Feng Xingxi

Feng Xingxi (馮行襲) (died July 31, 910[1][2]), courtesy name Zhengchen (正臣), formally Prince Zhongjing of Changle (長樂忠敬王), was a warlord late in the Chinese dynasty Tang Dynasty who later became a subject of the succeeding Later Liang. He was tall and strong and known as "Green Face Feng" for his green birthmark on his face.

Background

It is not known when Feng Xingxi was born, but it is known that he was from Wudang (武當, in modern Shiyan, Hubei), and that he was known in his home territory for his strategies and his bravery.[3] At one point, he became an officer at Jun Prefecture (均州), which Wudang was part of.[4] In or shortly before 884, there was an incident where the agrarian rebel leader Sun Xi (孫喜) gathered several thousand people and prepared to attack Jun Prefecture. The prefect Lü Ye (呂燁) was panicking, but Feng reacted by hiding the troops and then personally, without escort, going to see Sun, to state to him:[5]

The people of the prefecture will be glad to have you as our good prefect. But your followers, Lord, are too numerous. The people of the prefecture fear their pillaging, and therefore are afraid of you. You should leave your army north of the river [(i.e., the Han River)] and just take your closest followers with you on horses. I, Feng Xingxi, will serve as your forward messenger to report to the people of the prefecture. They will surely submit to you.

Sun was pleased and did not suspect Feng. Once Sun crossed the river, the Jun Prefecture soldiers all went to Sun, ostensibly to show respect. The soldiers that Feng had hidden then ambushed Sun, and Feng himself killed Sun and the few followers he had with him. His army, left north of the Han River, collapsed and fled.[5] Following his success Feng also had Lü Ye expelled. When Liu Jurong (劉巨容) the military governor (Jiedushi) of Shannan East Circuit (山南東道, headquartered in modern Xiangyang, Hubei), which Jun Prefecture belonged to, reported this to then-reigning Emperor Xizong, who was then at Chengdu (the imperial capital Chang'an having fallen to the agrarian rebel Huang Chao at that time), Feng was commissioned as the prefect of Jun.[4] Meanwhile, there were bandits to the west of Jun who frequently intercepted the tributes that the eastern circuits were submitting to Emperor Xizong at Chengdu. Feng attacked and killed them, to ensure that the tributes would properly reach Emperor Xizong.[5] At one subsequent point, when Li Maozhen the military governor of Fengxiang Circuit (鳳翔, headquartered in modern Baoji, Shaanxi) sent his adoptive son Li Jizhen (李繼臻) to occupy Jin Prefecture (金州, in modern Ankang, Shaanxi),[6] Feng attacked Li Jizhen and took over Jin. The emperor (either Emperor Xizong or his brother and successor Emperor Zhaozong) thereafter made the defender (防禦使, Fangyushi) of a new Zhaoxin Circuit (昭信) with its capital at Jin Prefecture.[7]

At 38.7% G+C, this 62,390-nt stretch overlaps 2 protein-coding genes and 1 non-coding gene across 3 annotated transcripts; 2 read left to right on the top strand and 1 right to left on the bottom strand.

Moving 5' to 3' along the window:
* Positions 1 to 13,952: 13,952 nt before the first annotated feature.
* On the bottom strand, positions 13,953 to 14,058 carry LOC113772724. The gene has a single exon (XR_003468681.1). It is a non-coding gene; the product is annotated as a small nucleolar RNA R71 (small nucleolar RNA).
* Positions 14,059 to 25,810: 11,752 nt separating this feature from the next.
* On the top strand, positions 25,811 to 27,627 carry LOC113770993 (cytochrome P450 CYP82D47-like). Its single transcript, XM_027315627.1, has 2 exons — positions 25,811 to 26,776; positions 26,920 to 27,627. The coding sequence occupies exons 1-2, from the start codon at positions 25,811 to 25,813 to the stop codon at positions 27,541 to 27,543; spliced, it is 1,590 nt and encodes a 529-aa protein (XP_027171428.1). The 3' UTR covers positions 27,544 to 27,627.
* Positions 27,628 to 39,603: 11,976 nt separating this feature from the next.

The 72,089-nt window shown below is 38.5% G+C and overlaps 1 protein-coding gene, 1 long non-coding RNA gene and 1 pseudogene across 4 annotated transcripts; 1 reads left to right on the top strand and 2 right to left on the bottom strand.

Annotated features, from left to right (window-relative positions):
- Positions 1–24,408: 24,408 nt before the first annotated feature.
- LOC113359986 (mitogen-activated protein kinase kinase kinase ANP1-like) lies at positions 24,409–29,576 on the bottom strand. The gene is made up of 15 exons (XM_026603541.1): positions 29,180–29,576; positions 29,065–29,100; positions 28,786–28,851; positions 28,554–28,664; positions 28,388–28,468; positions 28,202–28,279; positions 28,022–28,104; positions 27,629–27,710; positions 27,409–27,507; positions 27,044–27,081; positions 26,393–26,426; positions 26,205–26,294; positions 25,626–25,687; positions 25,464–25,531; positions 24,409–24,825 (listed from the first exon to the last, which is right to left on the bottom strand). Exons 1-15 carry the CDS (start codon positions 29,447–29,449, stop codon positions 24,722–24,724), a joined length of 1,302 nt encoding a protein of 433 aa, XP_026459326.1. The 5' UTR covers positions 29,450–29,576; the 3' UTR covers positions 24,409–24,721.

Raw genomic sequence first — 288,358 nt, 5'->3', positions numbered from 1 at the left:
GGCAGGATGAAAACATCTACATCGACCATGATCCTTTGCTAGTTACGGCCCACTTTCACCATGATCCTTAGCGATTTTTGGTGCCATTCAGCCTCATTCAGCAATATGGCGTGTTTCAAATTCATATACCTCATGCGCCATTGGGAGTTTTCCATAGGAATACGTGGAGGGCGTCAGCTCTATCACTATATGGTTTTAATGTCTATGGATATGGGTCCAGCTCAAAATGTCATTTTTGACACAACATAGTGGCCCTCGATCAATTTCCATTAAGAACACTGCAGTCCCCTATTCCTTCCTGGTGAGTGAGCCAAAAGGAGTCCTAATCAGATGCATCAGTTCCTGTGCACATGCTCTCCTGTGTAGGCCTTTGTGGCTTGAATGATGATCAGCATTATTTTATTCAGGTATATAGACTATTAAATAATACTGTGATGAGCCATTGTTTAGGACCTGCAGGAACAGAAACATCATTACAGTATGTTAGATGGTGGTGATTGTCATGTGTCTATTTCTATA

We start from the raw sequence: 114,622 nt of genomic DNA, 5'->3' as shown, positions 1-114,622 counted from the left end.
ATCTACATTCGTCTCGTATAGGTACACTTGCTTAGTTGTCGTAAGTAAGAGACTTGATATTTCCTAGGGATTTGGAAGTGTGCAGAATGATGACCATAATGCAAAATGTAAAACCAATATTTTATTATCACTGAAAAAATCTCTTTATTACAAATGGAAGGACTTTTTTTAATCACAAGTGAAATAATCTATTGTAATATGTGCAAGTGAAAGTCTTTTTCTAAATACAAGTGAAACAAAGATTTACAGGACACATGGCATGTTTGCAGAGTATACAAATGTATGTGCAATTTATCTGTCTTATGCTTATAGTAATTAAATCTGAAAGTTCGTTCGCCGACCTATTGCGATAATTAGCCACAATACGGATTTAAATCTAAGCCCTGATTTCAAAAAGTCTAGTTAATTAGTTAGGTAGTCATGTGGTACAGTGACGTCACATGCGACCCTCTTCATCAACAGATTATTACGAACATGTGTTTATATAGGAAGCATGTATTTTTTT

As warlord in late Tang Dynasty

In 891, by which time the powerful eunuch Yang Fugong (who had helped Emperor Zhaozong become emperor after Emperor Xizong's death in 888[8]) had a fall out with Emperor Zhaozong and started a rebellion against Emperor Zhaozong with his adoptive sons and nephews Yang Shouliang, Yang Shouzhong (楊守忠), Yang Shouzhen (楊守貞), and Yang Shouhou (楊守厚), Yang Shouliang wanted to try to attack Chang'an (where Emperor Zhaozong was at) through Feng Xingxi's territory, but Feng repelled his attack.[7] (The Yangs were subsequently defeated by Li Maozhen.)[9]

In 898, the status of Zhaoxin Circuit was upgraded, as Feng was made a military governor.[10]